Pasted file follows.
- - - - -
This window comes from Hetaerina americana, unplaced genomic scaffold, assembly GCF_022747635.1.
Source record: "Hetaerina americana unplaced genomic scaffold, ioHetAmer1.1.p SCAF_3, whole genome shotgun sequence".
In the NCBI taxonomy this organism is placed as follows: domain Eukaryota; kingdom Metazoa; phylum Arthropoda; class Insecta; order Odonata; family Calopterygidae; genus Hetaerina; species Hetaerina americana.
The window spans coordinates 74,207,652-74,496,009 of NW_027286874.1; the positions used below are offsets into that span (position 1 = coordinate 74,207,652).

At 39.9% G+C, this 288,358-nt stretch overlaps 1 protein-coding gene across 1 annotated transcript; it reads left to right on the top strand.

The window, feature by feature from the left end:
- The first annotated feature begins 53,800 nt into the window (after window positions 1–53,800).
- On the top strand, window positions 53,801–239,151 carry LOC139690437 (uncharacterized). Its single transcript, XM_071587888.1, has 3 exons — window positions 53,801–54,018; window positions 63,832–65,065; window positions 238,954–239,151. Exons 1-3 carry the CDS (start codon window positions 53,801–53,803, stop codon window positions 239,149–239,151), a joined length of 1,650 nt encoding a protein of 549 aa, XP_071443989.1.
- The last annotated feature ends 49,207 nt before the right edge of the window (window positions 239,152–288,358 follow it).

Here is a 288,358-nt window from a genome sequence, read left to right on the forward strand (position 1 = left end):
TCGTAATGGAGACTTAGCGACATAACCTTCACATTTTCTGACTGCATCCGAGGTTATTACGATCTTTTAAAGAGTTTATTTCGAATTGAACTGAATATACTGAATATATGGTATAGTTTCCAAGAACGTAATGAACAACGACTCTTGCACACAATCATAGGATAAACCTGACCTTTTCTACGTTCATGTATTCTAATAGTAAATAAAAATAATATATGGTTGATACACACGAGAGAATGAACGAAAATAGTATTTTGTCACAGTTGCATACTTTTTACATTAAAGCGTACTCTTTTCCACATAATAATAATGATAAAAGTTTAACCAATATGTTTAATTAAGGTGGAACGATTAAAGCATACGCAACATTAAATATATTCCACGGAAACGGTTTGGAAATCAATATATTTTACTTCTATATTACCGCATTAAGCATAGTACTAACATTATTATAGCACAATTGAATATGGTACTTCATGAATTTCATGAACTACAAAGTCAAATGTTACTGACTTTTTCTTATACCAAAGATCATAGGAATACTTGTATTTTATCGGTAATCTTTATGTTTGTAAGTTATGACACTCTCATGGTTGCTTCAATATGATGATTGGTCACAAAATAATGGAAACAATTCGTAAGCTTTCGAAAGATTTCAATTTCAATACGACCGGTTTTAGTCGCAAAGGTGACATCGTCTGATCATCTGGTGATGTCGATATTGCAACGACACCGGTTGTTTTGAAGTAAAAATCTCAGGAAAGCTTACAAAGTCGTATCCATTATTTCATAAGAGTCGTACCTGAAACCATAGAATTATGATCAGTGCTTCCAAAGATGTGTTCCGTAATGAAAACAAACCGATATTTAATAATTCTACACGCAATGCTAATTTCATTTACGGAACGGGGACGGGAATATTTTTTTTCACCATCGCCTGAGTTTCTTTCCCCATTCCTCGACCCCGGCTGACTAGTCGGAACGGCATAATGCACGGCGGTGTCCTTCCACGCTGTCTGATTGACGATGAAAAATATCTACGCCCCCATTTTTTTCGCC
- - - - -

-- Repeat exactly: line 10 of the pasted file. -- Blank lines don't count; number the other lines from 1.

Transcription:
Here is a 288,358-nt window from a genome sequence, read left to right on the forward strand (position 1 = left end):